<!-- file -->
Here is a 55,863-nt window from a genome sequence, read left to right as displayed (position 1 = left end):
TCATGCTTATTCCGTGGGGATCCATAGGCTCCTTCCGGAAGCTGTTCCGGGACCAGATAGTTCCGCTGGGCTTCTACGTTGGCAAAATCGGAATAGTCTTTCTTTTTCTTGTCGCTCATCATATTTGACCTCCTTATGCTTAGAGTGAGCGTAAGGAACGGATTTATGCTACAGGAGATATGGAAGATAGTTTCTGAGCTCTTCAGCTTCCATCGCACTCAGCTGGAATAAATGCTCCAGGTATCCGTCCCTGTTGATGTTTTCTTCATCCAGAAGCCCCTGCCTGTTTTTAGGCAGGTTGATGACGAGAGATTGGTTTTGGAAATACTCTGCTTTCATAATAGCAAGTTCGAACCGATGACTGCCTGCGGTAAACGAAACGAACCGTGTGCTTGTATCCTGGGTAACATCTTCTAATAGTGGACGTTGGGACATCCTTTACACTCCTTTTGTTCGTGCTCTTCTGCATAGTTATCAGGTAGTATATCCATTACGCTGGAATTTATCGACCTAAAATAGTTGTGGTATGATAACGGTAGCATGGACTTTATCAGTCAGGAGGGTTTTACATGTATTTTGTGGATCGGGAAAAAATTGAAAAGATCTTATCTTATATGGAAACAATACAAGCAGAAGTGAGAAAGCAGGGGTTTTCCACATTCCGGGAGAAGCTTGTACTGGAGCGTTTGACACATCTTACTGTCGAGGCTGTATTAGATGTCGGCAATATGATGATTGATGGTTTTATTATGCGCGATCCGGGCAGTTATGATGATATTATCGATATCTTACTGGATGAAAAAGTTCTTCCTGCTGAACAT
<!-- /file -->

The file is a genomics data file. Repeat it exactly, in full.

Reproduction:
Here is a 55,863-nt window from a genome sequence, read left to right as displayed (position 1 = left end):
TCATGCTTATTCCGTGGGGATCCATAGGCTCCTTCCGGAAGCTGTTCCGGGACCAGATAGTTCCGCTGGGCTTCTACGTTGGCAAAATCGGAATAGTCTTTCTTTTTCTTGTCGCTCATCATATTTGACCTCCTTATGCTTAGAGTGAGCGTAAGGAACGGATTTATGCTACAGGAGATATGGAAGATAGTTTCTGAGCTCTTCAGCTTCCATCGCACTCAGCTGGAATAAATGCTCCAGGTATCCGTCCCTGTTGATGTTTTCTTCATCCAGAAGCCCCTGCCTGTTTTTAGGCAGGTTGATGACGAGAGATTGGTTTTGGAAATACTCTGCTTTCATAATAGCAAGTTCGAACCGATGACTGCCTGCGGTAAACGAAACGAACCGTGTGCTTGTATCCTGGGTAACATCTTCTAATAGTGGACGTTGGGACATCCTTTACACTCCTTTTGTTCGTGCTCTTCTGCATAGTTATCAGGTAGTATATCCATTACGCTGGAATTTATCGACCTAAAATAGTTGTGGTATGATAACGGTAGCATGGACTTTATCAGTCAGGAGGGTTTTACATGTATTTTGTGGATCGGGAAAAAATTGAAAAGATCTTATCTTATATGGAAACAATACAAGCAGAAGTGAGAAAGCAGGGGTTTTCCACATTCCGGGAGAAGCTTGTACTGGAGCGTTTGACACATCTTACTGTCGAGGCTGTATTAGATGTCGGCAATATGATGATTGATGGTTTTATTATGCGCGATCCGGGCAGTTATGATGATATTATCGATATCTTACTGGATGAAAAAGTTCTTCCTGCTGAACAT